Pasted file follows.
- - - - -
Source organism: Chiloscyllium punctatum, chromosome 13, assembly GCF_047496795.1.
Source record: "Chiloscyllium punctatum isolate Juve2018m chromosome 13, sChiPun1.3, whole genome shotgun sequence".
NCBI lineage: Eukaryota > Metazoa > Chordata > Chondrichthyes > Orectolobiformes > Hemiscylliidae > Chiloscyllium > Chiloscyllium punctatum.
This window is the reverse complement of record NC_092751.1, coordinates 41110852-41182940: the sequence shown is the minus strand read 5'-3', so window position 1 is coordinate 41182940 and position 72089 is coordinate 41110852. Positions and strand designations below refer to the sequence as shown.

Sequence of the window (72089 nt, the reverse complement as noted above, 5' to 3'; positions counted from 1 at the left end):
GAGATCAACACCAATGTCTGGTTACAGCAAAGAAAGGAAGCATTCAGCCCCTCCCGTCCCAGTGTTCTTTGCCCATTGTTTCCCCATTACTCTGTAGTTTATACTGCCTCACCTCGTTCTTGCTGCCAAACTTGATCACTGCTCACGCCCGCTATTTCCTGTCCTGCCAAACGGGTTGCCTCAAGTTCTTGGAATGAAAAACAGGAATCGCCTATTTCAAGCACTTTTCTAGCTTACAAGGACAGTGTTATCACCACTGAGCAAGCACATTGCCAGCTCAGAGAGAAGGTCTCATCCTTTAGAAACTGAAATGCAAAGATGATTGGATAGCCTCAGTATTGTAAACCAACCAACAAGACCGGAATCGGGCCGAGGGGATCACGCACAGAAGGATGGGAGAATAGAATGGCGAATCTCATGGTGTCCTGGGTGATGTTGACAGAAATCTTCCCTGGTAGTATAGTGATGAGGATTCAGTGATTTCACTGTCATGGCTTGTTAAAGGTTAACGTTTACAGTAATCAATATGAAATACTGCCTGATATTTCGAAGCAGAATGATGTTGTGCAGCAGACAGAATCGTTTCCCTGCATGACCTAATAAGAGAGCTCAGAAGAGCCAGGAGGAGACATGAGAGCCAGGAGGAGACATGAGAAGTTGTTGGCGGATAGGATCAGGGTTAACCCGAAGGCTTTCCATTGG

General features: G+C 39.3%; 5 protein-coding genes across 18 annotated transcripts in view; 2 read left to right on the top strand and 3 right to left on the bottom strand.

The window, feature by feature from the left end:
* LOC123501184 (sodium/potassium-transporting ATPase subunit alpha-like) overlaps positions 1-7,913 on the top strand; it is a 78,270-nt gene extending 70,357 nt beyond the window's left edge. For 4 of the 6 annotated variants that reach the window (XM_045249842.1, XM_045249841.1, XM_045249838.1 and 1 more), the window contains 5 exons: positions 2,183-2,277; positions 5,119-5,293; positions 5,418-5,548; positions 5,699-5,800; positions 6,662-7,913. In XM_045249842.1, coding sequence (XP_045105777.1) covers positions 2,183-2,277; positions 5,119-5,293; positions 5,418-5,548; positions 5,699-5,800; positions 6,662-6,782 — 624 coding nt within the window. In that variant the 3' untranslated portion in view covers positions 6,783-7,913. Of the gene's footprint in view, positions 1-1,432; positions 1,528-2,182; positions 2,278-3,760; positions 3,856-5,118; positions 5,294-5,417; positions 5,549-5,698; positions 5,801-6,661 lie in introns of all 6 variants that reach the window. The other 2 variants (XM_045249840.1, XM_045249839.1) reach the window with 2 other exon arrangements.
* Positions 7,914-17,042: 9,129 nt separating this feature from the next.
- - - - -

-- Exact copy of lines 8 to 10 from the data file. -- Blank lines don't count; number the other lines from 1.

The window, feature by feature from the left end:
* LOC123501184 (sodium/potassium-transporting ATPase subunit alpha-like) overlaps positions 1-7,913 on the top strand; it is a 78,270-nt gene extending 70,357 nt beyond the window's left edge. For 4 of the 6 annotated variants that reach the window (XM_045249842.1, XM_045249841.1, XM_045249838.1 and 1 more), the window contains 5 exons: positions 2,183-2,277; positions 5,119-5,293; positions 5,418-5,548; positions 5,699-5,800; positions 6,662-7,913. In XM_045249842.1, coding sequence (XP_045105777.1) covers positions 2,183-2,277; positions 5,119-5,293; positions 5,418-5,548; positions 5,699-5,800; positions 6,662-6,782 — 624 coding nt within the window. In that variant the 3' untranslated portion in view covers positions 6,783-7,913. Of the gene's footprint in view, positions 1-1,432; positions 1,528-2,182; positions 2,278-3,760; positions 3,856-5,118; positions 5,294-5,417; positions 5,549-5,698; positions 5,801-6,661 lie in introns of all 6 variants that reach the window. The other 2 variants (XM_045249840.1, XM_045249839.1) reach the window with 2 other exon arrangements.
* Positions 7,914-17,042: 9,129 nt separating this feature from the next.